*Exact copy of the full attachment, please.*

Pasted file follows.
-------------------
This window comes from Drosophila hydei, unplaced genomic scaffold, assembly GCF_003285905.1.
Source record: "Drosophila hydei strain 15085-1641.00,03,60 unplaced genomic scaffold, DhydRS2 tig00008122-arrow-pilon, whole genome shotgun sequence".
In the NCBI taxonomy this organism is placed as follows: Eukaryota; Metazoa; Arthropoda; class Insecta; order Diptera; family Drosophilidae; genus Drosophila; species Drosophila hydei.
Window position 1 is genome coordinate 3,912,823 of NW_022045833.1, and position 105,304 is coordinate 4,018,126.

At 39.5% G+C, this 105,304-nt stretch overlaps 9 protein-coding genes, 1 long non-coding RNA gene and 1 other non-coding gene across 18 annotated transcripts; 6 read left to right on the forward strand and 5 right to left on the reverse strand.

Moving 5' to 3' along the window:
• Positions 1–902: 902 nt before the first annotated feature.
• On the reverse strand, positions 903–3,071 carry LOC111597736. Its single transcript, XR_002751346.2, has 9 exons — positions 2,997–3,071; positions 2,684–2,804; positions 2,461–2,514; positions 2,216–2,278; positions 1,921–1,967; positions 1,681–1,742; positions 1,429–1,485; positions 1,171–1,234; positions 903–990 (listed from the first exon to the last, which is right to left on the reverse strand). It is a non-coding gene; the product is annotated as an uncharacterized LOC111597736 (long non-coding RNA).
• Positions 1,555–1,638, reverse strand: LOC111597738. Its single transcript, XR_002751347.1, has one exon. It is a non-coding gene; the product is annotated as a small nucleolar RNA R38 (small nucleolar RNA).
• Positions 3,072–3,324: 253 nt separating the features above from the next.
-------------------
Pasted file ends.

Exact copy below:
This window comes from Drosophila hydei, unplaced genomic scaffold, assembly GCF_003285905.1.
Source record: "Drosophila hydei strain 15085-1641.00,03,60 unplaced genomic scaffold, DhydRS2 tig00008122-arrow-pilon, whole genome shotgun sequence".
In the NCBI taxonomy this organism is placed as follows: Eukaryota; Metazoa; Arthropoda; class Insecta; order Diptera; family Drosophilidae; genus Drosophila; species Drosophila hydei.
Window position 1 is genome coordinate 3,912,823 of NW_022045833.1, and position 105,304 is coordinate 4,018,126.

At 39.5% G+C, this 105,304-nt stretch overlaps 9 protein-coding genes, 1 long non-coding RNA gene and 1 other non-coding gene across 18 annotated transcripts; 6 read left to right on the forward strand and 5 right to left on the reverse strand.

Moving 5' to 3' along the window:
• Positions 1–902: 902 nt before the first annotated feature.
• On the reverse strand, positions 903–3,071 carry LOC111597736. Its single transcript, XR_002751346.2, has 9 exons — positions 2,997–3,071; positions 2,684–2,804; positions 2,461–2,514; positions 2,216–2,278; positions 1,921–1,967; positions 1,681–1,742; positions 1,429–1,485; positions 1,171–1,234; positions 903–990 (listed from the first exon to the last, which is right to left on the reverse strand). It is a non-coding gene; the product is annotated as an uncharacterized LOC111597736 (long non-coding RNA).
• Positions 1,555–1,638, reverse strand: LOC111597738. Its single transcript, XR_002751347.1, has one exon. It is a non-coding gene; the product is annotated as a small nucleolar RNA R38 (small nucleolar RNA).
• Positions 3,072–3,324: 253 nt separating the features above from the next.